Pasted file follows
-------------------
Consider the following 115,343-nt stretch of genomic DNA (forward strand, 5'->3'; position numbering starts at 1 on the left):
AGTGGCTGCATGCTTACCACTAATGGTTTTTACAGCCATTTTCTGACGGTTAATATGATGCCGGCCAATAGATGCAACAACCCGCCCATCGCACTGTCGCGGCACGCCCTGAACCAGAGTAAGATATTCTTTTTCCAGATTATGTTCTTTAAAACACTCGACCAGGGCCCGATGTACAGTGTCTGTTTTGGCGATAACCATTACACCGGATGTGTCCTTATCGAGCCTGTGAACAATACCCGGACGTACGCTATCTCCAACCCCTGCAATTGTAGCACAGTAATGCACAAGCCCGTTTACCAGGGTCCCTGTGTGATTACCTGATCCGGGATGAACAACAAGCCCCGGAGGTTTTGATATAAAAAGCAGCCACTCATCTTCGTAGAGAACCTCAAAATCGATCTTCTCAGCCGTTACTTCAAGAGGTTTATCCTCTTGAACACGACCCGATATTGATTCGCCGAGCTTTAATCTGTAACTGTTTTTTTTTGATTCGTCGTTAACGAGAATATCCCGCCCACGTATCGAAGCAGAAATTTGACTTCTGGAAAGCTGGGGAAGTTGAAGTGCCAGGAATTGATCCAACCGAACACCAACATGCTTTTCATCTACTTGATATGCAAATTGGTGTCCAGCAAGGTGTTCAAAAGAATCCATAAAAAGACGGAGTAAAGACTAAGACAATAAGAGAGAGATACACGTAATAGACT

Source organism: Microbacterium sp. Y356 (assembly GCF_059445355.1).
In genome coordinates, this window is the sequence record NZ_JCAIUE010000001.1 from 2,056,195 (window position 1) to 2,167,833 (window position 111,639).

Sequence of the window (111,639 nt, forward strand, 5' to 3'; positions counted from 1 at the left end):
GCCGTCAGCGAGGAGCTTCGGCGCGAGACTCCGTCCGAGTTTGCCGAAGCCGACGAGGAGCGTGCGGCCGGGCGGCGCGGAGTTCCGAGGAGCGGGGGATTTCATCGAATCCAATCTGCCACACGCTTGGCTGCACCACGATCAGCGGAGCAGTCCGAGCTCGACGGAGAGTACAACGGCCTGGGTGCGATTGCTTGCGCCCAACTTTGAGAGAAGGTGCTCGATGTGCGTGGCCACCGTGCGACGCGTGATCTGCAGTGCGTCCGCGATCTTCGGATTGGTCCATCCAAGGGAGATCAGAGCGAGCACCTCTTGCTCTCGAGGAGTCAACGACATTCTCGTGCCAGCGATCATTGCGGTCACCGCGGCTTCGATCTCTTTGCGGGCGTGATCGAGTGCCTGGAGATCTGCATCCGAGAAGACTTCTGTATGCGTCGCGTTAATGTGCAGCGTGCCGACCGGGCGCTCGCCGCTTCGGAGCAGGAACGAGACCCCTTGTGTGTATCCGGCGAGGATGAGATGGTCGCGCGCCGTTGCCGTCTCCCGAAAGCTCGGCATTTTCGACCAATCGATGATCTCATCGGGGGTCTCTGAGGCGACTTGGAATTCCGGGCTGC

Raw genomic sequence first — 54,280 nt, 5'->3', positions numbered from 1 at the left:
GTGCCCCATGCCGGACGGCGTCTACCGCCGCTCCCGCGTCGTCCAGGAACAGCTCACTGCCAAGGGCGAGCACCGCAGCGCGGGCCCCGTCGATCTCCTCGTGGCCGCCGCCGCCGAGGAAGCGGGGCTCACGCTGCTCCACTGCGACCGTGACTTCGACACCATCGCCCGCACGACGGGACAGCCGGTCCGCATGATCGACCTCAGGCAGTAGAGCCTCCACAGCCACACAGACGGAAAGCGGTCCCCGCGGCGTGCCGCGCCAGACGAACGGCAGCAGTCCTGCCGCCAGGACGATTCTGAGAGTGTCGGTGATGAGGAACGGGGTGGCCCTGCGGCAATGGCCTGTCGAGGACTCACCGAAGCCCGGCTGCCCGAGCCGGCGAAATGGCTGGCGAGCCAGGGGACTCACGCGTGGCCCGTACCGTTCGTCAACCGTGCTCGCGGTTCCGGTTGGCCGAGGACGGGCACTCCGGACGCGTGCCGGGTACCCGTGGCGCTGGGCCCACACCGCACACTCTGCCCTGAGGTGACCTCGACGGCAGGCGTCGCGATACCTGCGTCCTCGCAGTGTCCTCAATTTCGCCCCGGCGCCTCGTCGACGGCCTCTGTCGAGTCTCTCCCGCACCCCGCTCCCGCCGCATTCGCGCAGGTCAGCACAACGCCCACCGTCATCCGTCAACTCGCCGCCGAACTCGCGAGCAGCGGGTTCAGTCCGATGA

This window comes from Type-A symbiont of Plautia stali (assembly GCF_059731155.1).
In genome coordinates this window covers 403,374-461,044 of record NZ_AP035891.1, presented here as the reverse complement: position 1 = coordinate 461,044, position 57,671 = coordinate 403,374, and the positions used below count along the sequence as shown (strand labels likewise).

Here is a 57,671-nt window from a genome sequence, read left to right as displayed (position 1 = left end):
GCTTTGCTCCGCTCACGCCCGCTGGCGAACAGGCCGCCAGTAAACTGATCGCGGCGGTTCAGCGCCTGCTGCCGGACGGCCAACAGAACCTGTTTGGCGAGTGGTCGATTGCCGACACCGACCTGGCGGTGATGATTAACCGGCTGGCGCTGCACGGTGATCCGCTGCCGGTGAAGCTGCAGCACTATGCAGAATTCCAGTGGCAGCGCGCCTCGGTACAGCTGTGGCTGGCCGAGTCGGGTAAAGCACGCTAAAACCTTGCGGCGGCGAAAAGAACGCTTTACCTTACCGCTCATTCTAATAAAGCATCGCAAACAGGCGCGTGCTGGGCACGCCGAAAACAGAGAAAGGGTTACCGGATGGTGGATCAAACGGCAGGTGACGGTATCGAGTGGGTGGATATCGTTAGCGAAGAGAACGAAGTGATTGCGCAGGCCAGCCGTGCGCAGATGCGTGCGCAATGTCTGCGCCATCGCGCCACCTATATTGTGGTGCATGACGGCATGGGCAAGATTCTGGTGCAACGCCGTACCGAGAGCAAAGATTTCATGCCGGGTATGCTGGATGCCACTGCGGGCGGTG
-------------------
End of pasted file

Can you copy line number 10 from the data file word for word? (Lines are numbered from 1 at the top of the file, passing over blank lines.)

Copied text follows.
In genome coordinates this window covers 403,374-461,044 of record NZ_AP035891.1, presented here as the reverse complement: position 1 = coordinate 461,044, position 57,671 = coordinate 403,374, and the positions used below count along the sequence as shown (strand labels likewise).